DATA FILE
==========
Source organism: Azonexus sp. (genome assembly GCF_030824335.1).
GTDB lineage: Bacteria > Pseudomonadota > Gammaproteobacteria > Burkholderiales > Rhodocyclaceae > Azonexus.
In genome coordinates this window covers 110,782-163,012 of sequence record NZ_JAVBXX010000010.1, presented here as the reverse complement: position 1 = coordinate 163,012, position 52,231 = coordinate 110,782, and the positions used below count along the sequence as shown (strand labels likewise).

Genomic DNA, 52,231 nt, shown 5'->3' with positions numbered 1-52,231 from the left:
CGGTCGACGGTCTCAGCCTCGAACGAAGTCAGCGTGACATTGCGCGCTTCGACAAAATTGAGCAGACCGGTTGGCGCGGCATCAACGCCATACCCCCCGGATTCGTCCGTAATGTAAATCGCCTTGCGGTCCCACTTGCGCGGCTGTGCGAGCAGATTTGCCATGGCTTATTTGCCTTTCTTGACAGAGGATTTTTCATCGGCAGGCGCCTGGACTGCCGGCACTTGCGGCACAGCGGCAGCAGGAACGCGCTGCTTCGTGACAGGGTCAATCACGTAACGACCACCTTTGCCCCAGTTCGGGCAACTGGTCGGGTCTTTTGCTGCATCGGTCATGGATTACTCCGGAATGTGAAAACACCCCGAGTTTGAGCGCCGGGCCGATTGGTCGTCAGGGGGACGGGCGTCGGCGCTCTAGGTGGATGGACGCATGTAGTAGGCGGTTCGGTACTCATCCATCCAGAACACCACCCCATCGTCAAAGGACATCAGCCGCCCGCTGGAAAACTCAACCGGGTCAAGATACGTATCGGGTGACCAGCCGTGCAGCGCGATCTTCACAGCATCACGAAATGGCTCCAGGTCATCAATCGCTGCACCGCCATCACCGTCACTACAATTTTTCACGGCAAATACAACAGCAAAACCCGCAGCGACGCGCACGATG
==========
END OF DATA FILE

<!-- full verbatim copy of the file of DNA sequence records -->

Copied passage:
Source organism: Azonexus sp. (genome assembly GCF_030824335.1).
GTDB lineage: Bacteria > Pseudomonadota > Gammaproteobacteria > Burkholderiales > Rhodocyclaceae > Azonexus.
In genome coordinates this window covers 110,782-163,012 of sequence record NZ_JAVBXX010000010.1, presented here as the reverse complement: position 1 = coordinate 163,012, position 52,231 = coordinate 110,782, and the positions used below count along the sequence as shown (strand labels likewise).

Genomic DNA, 52,231 nt, shown 5'->3' with positions numbered 1-52,231 from the left:
CGGTCGACGGTCTCAGCCTCGAACGAAGTCAGCGTGACATTGCGCGCTTCGACAAAATTGAGCAGACCGGTTGGCGCGGCATCAACGCCATACCCCCCGGATTCGTCCGTAATGTAAATCGCCTTGCGGTCCCACTTGCGCGGCTGTGCGAGCAGATTTGCCATGGCTTATTTGCCTTTCTTGACAGAGGATTTTTCATCGGCAGGCGCCTGGACTGCCGGCACTTGCGGCACAGCGGCAGCAGGAACGCGCTGCTTCGTGACAGGGTCAATCACGTAACGACCACCTTTGCCCCAGTTCGGGCAACTGGTCGGGTCTTTTGCTGCATCGGTCATGGATTACTCCGGAATGTGAAAACACCCCGAGTTTGAGCGCCGGGCCGATTGGTCGTCAGGGGGACGGGCGTCGGCGCTCTAGGTGGATGGACGCATGTAGTAGGCGGTTCGGTACTCATCCATCCAGAACACCACCCCATCGTCAAAGGACATCAGCCGCCCGCTGGAAAACTCAACCGGGTCAAGATACGTATCGGGTGACCAGCCGTGCAGCGCGATCTTCACAGCATCACGAAATGGCTCCAGGTCATCAATCGCTGCACCGCCATCACCGTCACTACAATTTTTCACGGCAAATACAACAGCAAAACCCGCAGCGACGCGCACGATG